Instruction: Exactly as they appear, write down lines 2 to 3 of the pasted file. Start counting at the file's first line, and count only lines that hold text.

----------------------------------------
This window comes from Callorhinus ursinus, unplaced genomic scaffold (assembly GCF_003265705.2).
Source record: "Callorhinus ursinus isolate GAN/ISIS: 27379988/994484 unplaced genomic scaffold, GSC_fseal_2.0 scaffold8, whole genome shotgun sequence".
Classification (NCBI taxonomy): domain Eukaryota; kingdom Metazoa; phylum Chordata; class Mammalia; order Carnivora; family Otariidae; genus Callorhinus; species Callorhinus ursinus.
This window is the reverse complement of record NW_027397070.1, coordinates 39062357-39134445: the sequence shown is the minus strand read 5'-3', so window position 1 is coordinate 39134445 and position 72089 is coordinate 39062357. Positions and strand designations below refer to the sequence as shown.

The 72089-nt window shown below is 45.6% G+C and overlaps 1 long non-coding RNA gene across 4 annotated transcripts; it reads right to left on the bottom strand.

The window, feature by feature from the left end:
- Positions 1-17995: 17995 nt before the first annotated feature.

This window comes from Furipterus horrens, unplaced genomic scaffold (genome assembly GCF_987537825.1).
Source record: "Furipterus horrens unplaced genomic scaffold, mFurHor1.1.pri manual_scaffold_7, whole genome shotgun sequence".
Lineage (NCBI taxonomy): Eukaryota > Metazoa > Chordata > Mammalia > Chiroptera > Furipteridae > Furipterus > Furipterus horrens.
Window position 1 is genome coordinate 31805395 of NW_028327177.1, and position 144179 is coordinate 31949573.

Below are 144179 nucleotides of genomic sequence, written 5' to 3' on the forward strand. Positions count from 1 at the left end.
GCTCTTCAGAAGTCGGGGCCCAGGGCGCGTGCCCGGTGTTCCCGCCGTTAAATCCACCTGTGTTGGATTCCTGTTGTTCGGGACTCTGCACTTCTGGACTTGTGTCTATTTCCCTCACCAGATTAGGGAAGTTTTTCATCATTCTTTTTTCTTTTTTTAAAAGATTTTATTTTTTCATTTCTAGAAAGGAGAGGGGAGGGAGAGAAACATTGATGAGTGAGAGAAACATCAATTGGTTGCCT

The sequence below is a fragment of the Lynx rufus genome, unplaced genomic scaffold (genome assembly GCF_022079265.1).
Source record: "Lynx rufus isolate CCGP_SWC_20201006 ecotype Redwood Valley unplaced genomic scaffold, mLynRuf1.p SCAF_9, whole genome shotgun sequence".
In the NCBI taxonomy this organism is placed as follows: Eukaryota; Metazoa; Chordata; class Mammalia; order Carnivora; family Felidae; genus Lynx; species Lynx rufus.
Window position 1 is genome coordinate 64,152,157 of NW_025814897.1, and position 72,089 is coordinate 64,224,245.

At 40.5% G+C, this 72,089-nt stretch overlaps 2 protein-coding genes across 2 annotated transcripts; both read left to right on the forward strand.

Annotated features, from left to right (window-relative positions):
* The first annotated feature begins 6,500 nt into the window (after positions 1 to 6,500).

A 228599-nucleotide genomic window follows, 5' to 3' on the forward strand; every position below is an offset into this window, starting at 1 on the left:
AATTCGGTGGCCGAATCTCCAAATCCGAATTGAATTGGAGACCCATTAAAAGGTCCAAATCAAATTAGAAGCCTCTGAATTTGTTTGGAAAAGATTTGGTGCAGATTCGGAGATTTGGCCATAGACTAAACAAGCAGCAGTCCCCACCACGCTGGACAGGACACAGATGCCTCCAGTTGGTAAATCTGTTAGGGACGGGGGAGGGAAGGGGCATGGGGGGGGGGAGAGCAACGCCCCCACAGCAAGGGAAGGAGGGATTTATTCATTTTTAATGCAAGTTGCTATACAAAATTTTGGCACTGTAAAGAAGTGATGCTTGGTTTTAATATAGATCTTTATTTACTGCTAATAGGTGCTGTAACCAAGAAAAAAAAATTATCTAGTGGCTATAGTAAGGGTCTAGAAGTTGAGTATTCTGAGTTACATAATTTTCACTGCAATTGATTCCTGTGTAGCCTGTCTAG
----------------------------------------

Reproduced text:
Source record: "Callorhinus ursinus isolate GAN/ISIS: 27379988/994484 unplaced genomic scaffold, GSC_fseal_2.0 scaffold8, whole genome shotgun sequence".
Classification (NCBI taxonomy): domain Eukaryota; kingdom Metazoa; phylum Chordata; class Mammalia; order Carnivora; family Otariidae; genus Callorhinus; species Callorhinus ursinus.